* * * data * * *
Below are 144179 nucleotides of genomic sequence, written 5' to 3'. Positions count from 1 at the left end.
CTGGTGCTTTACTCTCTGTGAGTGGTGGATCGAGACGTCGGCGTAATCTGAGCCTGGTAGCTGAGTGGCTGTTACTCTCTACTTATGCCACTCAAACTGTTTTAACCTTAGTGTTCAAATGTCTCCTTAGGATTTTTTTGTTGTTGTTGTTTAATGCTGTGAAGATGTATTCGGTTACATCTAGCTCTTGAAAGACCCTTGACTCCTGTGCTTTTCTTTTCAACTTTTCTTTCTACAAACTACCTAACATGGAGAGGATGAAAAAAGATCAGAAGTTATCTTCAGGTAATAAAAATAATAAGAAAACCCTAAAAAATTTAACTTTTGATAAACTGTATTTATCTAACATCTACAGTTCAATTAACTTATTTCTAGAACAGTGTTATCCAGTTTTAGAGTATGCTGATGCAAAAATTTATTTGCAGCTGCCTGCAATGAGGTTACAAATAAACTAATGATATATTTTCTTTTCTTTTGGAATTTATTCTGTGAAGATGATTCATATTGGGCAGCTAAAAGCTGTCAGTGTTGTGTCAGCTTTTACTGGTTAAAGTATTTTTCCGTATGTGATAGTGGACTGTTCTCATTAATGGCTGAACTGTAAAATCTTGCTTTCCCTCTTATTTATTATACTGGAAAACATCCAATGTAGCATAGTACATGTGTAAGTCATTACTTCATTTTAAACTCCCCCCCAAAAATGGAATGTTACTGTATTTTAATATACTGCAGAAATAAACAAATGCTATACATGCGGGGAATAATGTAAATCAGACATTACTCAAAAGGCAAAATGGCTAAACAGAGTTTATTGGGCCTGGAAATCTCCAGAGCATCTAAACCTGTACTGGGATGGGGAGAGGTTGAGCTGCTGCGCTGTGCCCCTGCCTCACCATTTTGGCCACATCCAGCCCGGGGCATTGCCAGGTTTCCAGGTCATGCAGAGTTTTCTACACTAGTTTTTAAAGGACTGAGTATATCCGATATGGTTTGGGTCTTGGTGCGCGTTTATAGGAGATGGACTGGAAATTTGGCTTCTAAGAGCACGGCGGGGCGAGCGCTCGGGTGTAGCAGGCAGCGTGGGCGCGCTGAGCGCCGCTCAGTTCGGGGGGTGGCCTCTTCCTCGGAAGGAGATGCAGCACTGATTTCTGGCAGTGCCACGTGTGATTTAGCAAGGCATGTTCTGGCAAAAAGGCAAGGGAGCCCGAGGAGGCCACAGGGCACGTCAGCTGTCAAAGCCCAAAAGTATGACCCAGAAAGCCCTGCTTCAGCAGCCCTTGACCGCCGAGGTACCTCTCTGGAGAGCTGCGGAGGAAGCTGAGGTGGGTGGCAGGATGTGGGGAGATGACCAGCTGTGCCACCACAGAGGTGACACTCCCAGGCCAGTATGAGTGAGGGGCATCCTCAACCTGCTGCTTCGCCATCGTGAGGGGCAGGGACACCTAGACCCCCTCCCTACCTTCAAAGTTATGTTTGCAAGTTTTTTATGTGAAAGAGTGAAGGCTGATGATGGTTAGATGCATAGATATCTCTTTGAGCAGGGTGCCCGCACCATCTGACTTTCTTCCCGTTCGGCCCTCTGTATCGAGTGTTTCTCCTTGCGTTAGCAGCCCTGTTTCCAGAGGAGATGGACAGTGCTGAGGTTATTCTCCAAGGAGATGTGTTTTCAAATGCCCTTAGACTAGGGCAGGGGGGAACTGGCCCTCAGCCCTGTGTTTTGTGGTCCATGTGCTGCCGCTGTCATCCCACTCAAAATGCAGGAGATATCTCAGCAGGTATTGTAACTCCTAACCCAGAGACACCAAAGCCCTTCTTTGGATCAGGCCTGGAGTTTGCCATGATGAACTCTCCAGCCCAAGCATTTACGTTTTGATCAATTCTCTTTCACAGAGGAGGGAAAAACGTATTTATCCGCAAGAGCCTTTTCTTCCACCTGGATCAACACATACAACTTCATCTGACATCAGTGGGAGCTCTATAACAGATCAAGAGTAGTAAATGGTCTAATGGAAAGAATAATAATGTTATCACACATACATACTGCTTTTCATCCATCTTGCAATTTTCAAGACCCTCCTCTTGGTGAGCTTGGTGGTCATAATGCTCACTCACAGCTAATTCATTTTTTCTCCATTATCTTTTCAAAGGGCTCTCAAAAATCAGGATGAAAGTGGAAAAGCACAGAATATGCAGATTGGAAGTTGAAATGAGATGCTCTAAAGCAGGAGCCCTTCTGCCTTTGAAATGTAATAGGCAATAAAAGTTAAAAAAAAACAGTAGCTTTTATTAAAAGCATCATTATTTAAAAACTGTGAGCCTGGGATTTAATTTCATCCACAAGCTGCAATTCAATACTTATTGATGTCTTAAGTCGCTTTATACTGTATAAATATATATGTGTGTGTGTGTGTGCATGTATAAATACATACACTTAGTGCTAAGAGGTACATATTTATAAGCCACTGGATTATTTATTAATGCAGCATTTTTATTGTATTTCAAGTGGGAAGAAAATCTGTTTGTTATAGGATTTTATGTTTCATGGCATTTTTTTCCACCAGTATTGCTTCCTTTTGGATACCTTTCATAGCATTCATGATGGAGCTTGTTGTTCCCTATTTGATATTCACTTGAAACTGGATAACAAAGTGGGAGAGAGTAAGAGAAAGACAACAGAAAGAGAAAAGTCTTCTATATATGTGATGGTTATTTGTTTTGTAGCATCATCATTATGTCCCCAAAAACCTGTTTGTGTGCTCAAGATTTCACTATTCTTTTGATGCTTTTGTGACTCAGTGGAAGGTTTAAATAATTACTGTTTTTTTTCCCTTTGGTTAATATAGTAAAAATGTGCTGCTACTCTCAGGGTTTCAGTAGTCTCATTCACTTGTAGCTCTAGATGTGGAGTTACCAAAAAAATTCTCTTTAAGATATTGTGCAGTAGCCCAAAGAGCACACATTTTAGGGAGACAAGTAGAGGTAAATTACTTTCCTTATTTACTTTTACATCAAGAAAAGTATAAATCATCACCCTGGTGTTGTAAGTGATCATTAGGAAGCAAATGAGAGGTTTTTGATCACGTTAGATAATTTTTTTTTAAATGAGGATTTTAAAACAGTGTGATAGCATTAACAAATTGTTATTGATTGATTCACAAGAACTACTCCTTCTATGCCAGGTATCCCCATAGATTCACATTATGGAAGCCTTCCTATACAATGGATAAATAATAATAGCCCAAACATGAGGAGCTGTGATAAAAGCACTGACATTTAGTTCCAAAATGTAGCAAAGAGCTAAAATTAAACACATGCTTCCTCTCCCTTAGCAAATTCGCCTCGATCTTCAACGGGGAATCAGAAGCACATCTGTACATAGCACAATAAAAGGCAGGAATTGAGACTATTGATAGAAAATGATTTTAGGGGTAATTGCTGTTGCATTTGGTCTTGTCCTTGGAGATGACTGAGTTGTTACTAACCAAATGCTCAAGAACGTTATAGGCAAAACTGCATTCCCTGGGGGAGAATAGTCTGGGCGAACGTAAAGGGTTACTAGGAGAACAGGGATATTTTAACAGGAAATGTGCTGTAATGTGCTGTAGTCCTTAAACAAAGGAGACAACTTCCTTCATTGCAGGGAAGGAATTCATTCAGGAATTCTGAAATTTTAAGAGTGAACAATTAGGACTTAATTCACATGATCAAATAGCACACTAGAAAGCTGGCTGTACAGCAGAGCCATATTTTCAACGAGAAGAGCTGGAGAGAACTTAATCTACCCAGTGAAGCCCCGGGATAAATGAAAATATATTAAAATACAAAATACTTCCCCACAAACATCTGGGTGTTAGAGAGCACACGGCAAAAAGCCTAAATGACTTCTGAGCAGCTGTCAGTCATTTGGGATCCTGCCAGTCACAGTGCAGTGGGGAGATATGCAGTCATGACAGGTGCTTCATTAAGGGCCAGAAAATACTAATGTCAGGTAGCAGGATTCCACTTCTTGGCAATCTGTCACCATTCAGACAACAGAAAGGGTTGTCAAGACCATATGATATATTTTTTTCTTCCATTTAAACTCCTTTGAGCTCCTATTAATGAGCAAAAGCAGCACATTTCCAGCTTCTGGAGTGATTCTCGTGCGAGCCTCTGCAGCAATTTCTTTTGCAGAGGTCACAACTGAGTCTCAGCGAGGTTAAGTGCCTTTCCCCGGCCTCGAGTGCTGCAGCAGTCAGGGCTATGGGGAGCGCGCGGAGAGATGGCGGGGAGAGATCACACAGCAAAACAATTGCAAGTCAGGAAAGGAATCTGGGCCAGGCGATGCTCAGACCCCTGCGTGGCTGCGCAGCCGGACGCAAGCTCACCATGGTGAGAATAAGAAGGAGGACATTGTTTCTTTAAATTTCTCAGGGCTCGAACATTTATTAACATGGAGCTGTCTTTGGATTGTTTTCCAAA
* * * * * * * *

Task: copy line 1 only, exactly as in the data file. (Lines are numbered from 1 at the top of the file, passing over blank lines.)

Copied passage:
Below are 144179 nucleotides of genomic sequence, written 5' to 3'. Positions count from 1 at the left end.